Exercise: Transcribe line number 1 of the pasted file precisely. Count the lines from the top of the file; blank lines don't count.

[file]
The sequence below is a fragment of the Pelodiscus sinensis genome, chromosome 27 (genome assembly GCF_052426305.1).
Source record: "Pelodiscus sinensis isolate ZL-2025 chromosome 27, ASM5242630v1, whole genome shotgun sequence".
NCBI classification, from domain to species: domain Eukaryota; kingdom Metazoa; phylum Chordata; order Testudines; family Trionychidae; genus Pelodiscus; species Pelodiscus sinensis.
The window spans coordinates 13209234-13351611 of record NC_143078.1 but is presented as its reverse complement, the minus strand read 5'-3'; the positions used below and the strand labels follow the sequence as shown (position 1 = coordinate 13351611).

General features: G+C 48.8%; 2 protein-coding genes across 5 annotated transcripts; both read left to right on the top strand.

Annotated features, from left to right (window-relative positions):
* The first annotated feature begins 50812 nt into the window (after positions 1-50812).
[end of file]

The sequence below is a fragment of the Pelodiscus sinensis genome, chromosome 27 (genome assembly GCF_052426305.1).